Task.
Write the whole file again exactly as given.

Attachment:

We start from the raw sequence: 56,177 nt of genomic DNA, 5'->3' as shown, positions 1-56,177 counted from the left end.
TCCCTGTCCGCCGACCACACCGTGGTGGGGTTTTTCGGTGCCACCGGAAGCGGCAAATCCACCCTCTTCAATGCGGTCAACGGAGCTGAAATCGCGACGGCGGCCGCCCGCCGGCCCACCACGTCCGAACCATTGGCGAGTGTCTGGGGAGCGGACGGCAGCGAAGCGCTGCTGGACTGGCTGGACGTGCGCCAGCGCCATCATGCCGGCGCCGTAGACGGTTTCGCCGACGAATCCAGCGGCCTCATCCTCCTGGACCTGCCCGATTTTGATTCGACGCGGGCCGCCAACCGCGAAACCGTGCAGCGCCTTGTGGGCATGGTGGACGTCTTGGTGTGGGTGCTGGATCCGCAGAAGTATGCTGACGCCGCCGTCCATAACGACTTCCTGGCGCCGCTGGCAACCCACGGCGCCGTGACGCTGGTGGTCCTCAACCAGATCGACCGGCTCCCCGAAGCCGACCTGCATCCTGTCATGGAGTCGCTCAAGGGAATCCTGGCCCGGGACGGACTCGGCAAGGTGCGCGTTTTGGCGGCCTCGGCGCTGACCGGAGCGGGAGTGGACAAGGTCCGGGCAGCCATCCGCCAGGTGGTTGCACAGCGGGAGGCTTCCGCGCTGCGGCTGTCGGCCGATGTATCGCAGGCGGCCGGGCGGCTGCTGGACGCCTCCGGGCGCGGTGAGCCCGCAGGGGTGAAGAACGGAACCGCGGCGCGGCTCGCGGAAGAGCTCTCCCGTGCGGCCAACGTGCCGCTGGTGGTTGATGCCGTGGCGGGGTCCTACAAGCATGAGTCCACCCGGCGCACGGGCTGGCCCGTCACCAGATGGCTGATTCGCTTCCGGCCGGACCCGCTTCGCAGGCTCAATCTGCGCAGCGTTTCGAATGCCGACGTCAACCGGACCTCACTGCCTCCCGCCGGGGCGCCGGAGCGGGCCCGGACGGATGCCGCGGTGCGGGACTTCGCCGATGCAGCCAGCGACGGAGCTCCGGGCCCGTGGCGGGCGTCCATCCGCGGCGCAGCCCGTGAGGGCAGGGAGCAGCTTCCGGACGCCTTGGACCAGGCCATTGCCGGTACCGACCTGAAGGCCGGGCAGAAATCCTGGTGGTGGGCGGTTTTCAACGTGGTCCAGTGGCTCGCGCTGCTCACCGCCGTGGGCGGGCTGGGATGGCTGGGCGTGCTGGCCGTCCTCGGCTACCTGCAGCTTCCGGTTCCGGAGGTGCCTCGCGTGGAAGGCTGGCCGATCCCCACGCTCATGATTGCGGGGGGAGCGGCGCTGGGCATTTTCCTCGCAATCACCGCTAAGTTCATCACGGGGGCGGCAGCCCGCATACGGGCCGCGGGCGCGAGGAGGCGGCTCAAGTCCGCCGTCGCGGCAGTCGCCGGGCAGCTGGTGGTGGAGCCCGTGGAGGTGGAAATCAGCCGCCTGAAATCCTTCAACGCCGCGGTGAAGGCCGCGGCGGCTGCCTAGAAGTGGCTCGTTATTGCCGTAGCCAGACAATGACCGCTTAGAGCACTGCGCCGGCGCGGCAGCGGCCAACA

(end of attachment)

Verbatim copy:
We start from the raw sequence: 56,177 nt of genomic DNA, 5'->3' as shown, positions 1-56,177 counted from the left end.
TCCCTGTCCGCCGACCACACCGTGGTGGGGTTTTTCGGTGCCACCGGAAGCGGCAAATCCACCCTCTTCAATGCGGTCAACGGAGCTGAAATCGCGACGGCGGCCGCCCGCCGGCCCACCACGTCCGAACCATTGGCGAGTGTCTGGGGAGCGGACGGCAGCGAAGCGCTGCTGGACTGGCTGGACGTGCGCCAGCGCCATCATGCCGGCGCCGTAGACGGTTTCGCCGACGAATCCAGCGGCCTCATCCTCCTGGACCTGCCCGATTTTGATTCGACGCGGGCCGCCAACCGCGAAACCGTGCAGCGCCTTGTGGGCATGGTGGACGTCTTGGTGTGGGTGCTGGATCCGCAGAAGTATGCTGACGCCGCCGTCCATAACGACTTCCTGGCGCCGCTGGCAACCCACGGCGCCGTGACGCTGGTGGTCCTCAACCAGATCGACCGGCTCCCCGAAGCCGACCTGCATCCTGTCATGGAGTCGCTCAAGGGAATCCTGGCCCGGGACGGACTCGGCAAGGTGCGCGTTTTGGCGGCCTCGGCGCTGACCGGAGCGGGAGTGGACAAGGTCCGGGCAGCCATCCGCCAGGTGGTTGCACAGCGGGAGGCTTCCGCGCTGCGGCTGTCGGCCGATGTATCGCAGGCGGCCGGGCGGCTGCTGGACGCCTCCGGGCGCGGTGAGCCCGCAGGGGTGAAGAACGGAACCGCGGCGCGGCTCGCGGAAGAGCTCTCCCGTGCGGCCAACGTGCCGCTGGTGGTTGATGCCGTGGCGGGGTCCTACAAGCATGAGTCCACCCGGCGCACGGGCTGGCCCGTCACCAGATGGCTGATTCGCTTCCGGCCGGACCCGCTTCGCAGGCTCAATCTGCGCAGCGTTTCGAATGCCGACGTCAACCGGACCTCACTGCCTCCCGCCGGGGCGCCGGAGCGGGCCCGGACGGATGCCGCGGTGCGGGACTTCGCCGATGCAGCCAGCGACGGAGCTCCGGGCCCGTGGCGGGCGTCCATCCGCGGCGCAGCCCGTGAGGGCAGGGAGCAGCTTCCGGACGCCTTGGACCAGGCCATTGCCGGTACCGACCTGAAGGCCGGGCAGAAATCCTGGTGGTGGGCGGTTTTCAACGTGGTCCAGTGGCTCGCGCTGCTCACCGCCGTGGGCGGGCTGGGATGGCTGGGCGTGCTGGCCGTCCTCGGCTACCTGCAGCTTCCGGTTCCGGAGGTGCCTCGCGTGGAAGGCTGGCCGATCCCCACGCTCATGATTGCGGGGGGAGCGGCGCTGGGCATTTTCCTCGCAATCACCGCTAAGTTCATCACGGGGGCGGCAGCCCGCATACGGGCCGCGGGCGCGAGGAGGCGGCTCAAGTCCGCCGTCGCGGCAGTCGCCGGGCAGCTGGTGGTGGAGCCCGTGGAGGTGGAAATCAGCCGCCTGAAATCCTTCAACGCCGCGGTGAAGGCCGCGGCGGCTGCCTAGAAGTGGCTCGTTATTGCCGTAGCCAGACAATGACCGCTTAGAGCACTGCGCCGGCGCGGCAGCGGCCAACA